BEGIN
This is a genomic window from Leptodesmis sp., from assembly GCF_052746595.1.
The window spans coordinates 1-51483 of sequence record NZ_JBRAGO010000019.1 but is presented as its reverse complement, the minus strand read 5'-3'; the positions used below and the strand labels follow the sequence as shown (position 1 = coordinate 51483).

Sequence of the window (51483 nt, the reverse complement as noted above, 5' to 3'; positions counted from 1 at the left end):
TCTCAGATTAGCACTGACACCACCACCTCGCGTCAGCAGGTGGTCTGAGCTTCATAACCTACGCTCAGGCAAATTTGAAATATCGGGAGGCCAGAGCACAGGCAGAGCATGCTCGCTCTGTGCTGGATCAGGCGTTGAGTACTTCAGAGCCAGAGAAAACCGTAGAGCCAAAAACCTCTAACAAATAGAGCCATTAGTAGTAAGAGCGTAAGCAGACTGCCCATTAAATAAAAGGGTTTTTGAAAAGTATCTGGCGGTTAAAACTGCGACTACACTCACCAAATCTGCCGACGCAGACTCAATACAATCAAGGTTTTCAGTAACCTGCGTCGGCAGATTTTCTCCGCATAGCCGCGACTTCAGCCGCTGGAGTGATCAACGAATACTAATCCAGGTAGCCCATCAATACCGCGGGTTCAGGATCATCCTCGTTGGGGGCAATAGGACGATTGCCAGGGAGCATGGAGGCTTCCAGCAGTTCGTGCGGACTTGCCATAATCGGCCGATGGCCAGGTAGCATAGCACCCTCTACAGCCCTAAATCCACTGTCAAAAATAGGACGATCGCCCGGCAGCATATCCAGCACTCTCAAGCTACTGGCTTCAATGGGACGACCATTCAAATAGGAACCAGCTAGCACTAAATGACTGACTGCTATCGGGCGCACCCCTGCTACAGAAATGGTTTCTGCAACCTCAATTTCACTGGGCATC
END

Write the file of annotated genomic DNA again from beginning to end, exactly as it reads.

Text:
This is a genomic window from Leptodesmis sp., from assembly GCF_052746595.1.
The window spans coordinates 1-51483 of sequence record NZ_JBRAGO010000019.1 but is presented as its reverse complement, the minus strand read 5'-3'; the positions used below and the strand labels follow the sequence as shown (position 1 = coordinate 51483).

Sequence of the window (51483 nt, the reverse complement as noted above, 5' to 3'; positions counted from 1 at the left end):
TCTCAGATTAGCACTGACACCACCACCTCGCGTCAGCAGGTGGTCTGAGCTTCATAACCTACGCTCAGGCAAATTTGAAATATCGGGAGGCCAGAGCACAGGCAGAGCATGCTCGCTCTGTGCTGGATCAGGCGTTGAGTACTTCAGAGCCAGAGAAAACCGTAGAGCCAAAAACCTCTAACAAATAGAGCCATTAGTAGTAAGAGCGTAAGCAGACTGCCCATTAAATAAAAGGGTTTTTGAAAAGTATCTGGCGGTTAAAACTGCGACTACACTCACCAAATCTGCCGACGCAGACTCAATACAATCAAGGTTTTCAGTAACCTGCGTCGGCAGATTTTCTCCGCATAGCCGCGACTTCAGCCGCTGGAGTGATCAACGAATACTAATCCAGGTAGCCCATCAATACCGCGGGTTCAGGATCATCCTCGTTGGGGGCAATAGGACGATTGCCAGGGAGCATGGAGGCTTCCAGCAGTTCGTGCGGACTTGCCATAATCGGCCGATGGCCAGGTAGCATAGCACCCTCTACAGCCCTAAATCCACTGTCAAAAATAGGACGATCGCCCGGCAGCATATCCAGCACTCTCAAGCTACTGGCTTCAATGGGACGACCATTCAAATAGGAACCAGCTAGCACTAAATGACTGACTGCTATCGGGCGCACCCCTGCTACAGAAATGGTTTCTGCAACCTCAATTTCACTGGGCATC